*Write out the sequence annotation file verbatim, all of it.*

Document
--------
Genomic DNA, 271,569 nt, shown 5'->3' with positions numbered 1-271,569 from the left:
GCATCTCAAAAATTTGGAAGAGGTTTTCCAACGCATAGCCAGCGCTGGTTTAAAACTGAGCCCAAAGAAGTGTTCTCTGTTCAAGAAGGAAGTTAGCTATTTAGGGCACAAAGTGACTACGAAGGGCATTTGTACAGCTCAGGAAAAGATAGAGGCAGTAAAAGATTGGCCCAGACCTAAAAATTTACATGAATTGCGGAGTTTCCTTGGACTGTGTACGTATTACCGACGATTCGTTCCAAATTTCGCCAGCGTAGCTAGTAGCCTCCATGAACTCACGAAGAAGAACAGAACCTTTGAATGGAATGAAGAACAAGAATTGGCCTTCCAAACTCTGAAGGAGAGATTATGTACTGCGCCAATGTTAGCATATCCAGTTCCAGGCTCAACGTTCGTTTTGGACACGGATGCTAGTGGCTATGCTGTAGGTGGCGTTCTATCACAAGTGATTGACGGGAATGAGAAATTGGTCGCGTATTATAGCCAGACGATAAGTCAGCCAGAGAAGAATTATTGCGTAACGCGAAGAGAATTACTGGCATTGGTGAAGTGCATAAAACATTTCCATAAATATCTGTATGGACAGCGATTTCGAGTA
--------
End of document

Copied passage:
Genomic DNA, 271,569 nt, shown 5'->3' with positions numbered 1-271,569 from the left:
GCATCTCAAAAATTTGGAAGAGGTTTTCCAACGCATAGCCAGCGCTGGTTTAAAACTGAGCCCAAAGAAGTGTTCTCTGTTCAAGAAGGAAGTTAGCTATTTAGGGCACAAAGTGACTACGAAGGGCATTTGTACAGCTCAGGAAAAGATAGAGGCAGTAAAAGATTGGCCCAGACCTAAAAATTTACATGAATTGCGGAGTTTCCTTGGACTGTGTACGTATTACCGACGATTCGTTCCAAATTTCGCCAGCGTAGCTAGTAGCCTCCATGAACTCACGAAGAAGAACAGAACCTTTGAATGGAATGAAGAACAAGAATTGGCCTTCCAAACTCTGAAGGAGAGATTATGTACTGCGCCAATGTTAGCATATCCAGTTCCAGGCTCAACGTTCGTTTTGGACACGGATGCTAGTGGCTATGCTGTAGGTGGCGTTCTATCACAAGTGATTGACGGGAATGAGAAATTGGTCGCGTATTATAGCCAGACGATAAGTCAGCCAGAGAAGAATTATTGCGTAACGCGAAGAGAATTACTGGCATTGGTGAAGTGCATAAAACATTTCCATAAATATCTGTATGGACAGCGATTTCGAGTA